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Gene transcriptions/Boxes/CAATs

As representative of the Metazoa here is an image of a twaid shad. Credit: Hans Hillewaert.

A "CCAAT box (also sometimes abbreviated a CAAT box or CAT box) is a distinct pattern of nucleotides"[1] along the template strand of DNA in eukaryotes.

BoxesEdit

A "repeating sequence of nucleotides that forms a transcription or a regulatory signal"[2] is a box.

Consensus sequencesEdit

In the direction of transcription on the template strand, the consensus sequence for a CAAT box is 3'-GGCCAATCT-5'.[1]

On the coding strand "(T/C)G ATTGG (T/C)(T/C)(A/G) was the sequence that favored CBF binding [in the mouse pro-α2(1) collagen promoter]."[3] On the template strand, this is 3'-(C/T)(A/G)(A/G)CCAATC(A/G)-5'. "[T]he favorable sequence for CBF binding was TG ATTGG (T/C)(T/C)(A/G)."[3]

Core promotersEdit

Notation: let the symbol CBF represent the CAAT-box binding factor.

A CAAT box when present occurs "upstream by 75-80 bases to the initial transcription site."[1]

"In many eukaryotic class II promoters, CCAAT motifs are often found between 50 and 100 nucleotides upstream of the transcription start site (17-20), and these motifs are recognized by different classes of CCAAT-binding proteins, one of which is CBF."[4]

"In many higher eukaryotic class II promoters, CCAAT motifs (or ATTGG motifs in the opposite strand), are often found between −50 and −110 relative to the start of transcription (1-4). The precise location of these CCAAT motifs and the promoter sequences around the motif of a specific gene are highly conserved during evolution."[3]

"In metazoa, the CBF-DNA complex is characterized by its requirement for a high degree of conservation within the binding motif CCAAT (7, 21, 22), and sequences surrounding the pentameric motif contribute to the binding specificity (Ref. 16 and references therein)."[4]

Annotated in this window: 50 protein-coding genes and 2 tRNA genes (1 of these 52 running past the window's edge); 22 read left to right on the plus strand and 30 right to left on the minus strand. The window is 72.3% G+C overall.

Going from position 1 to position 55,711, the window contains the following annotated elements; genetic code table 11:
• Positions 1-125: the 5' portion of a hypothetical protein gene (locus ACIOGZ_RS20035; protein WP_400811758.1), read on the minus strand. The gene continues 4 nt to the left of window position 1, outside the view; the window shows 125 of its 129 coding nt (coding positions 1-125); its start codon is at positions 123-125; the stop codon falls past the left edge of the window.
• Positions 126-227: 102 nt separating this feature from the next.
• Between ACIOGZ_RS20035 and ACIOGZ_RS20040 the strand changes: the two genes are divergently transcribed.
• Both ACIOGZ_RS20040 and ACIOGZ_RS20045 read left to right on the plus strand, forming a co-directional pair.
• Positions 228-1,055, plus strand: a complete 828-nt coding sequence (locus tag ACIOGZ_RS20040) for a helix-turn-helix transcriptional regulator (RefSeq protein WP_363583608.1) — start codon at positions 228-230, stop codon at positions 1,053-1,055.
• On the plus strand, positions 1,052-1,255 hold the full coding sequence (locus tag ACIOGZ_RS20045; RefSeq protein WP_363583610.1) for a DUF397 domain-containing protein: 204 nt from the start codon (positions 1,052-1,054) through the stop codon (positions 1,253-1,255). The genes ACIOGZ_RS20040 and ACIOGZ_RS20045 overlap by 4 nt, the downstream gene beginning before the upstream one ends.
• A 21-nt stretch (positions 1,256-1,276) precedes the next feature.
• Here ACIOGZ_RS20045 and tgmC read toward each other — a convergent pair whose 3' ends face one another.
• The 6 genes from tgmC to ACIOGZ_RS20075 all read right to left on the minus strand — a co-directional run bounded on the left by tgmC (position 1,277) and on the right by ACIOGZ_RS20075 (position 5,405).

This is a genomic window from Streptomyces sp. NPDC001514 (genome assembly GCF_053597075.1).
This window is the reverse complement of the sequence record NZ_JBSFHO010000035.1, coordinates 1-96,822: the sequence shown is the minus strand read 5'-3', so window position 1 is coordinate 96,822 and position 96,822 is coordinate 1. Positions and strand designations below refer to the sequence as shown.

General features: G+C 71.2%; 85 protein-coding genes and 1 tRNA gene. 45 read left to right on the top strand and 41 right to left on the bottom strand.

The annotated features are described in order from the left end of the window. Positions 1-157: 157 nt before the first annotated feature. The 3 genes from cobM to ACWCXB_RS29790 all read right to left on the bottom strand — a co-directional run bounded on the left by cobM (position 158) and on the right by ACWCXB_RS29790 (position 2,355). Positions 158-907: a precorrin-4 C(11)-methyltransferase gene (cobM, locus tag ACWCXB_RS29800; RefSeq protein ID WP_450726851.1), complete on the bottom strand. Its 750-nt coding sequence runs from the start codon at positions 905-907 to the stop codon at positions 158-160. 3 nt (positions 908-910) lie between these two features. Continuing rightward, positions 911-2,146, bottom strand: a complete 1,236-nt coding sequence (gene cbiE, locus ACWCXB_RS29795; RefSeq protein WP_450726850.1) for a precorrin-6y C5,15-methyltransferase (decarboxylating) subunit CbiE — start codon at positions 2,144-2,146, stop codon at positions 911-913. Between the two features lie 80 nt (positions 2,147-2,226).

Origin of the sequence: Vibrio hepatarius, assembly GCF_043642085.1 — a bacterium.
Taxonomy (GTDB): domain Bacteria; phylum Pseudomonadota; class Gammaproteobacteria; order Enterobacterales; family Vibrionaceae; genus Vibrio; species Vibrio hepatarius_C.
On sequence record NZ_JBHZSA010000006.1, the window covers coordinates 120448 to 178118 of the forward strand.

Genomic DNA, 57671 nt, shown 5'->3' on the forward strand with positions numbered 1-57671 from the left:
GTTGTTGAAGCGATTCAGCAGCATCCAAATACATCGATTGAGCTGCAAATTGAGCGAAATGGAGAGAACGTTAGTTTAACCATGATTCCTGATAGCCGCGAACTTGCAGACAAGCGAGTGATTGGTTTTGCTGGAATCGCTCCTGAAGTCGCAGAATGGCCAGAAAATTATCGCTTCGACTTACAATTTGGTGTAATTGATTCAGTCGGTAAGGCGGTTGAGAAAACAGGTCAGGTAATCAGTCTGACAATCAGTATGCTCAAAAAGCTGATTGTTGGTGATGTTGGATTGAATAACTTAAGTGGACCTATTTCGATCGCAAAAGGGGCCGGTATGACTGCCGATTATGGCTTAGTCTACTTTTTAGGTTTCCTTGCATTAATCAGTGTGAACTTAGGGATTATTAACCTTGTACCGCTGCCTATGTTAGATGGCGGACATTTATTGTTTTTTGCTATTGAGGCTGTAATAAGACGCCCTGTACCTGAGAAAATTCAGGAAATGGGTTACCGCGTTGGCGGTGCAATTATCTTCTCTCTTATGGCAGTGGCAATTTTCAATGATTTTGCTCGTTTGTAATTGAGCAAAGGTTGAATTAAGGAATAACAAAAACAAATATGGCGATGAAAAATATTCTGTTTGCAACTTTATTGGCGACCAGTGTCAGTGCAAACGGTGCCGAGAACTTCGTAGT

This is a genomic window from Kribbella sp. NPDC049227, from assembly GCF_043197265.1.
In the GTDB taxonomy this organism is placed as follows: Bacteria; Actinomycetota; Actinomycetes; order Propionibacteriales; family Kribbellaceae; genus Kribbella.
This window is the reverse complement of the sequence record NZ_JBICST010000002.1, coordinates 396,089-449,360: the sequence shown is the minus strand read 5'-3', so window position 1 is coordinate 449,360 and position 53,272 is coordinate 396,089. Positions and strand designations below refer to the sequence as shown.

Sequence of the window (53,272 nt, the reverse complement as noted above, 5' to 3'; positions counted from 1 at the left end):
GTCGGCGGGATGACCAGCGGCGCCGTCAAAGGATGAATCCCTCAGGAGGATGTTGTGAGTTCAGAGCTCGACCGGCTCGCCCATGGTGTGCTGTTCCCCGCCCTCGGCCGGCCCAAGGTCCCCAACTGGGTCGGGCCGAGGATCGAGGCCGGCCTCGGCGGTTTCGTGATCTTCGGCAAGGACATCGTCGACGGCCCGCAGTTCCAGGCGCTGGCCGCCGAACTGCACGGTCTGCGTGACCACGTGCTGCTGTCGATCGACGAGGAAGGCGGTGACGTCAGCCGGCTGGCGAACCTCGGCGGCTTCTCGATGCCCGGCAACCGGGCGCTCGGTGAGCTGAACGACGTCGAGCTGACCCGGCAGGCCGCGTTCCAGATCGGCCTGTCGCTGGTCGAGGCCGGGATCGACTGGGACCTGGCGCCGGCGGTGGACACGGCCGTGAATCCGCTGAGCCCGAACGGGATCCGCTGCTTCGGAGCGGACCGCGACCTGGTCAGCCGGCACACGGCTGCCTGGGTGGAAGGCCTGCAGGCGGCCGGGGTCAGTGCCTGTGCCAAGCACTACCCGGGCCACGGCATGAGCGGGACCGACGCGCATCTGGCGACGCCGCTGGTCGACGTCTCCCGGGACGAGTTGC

"Computer analysis of 502 unrelated RNA polymerase II promoter regions showed that approximately 30% of the promoters contained a CCAAT sequence (or ATTGG sequence on the complementary strand) and that in a large number of vertebrate promoters the CCAAT motif was located around nucleotide −80 upstream of the transcription start site (4)."[3]

"[I]n most of these promoters the flanking sequences of ATTGG were TG on the 5′ side and (T/C)(T/C)(A/G) on the 3′ side".[3]

"[T]he CCAAT-flanking sequences [occur] around the CCAAT motifs in most eukaryotic promoters harboring a CCAAT sequence in these proximal promoters."[3]

"In contrast to many animal CCAAT motifs, the majority of the plant sequences contain only one C or lack a CAAT-box completely."[4]

Gene transcriptionsEdit

"Genes that have this element seem to require it for the gene to be transcribed in sufficient quantities. It is frequently absent from genes that encode proteins used in virtually all cells. This box along with the GC box is known for binding general transcription factors. CAAT and GC are primarily located in the region from 100-150bp upstream from the TATA box. Both of these consensus sequences belong to the regulatory promoter. Full gene expression occurs when transcription activator proteins bind to each module within the regulatory promoter. Protein specific binding is required for the CCAAT box activation. These proteins are known as CCAAT box binding proteins/CCAAT box binding factors."[1]

CadherinsEdit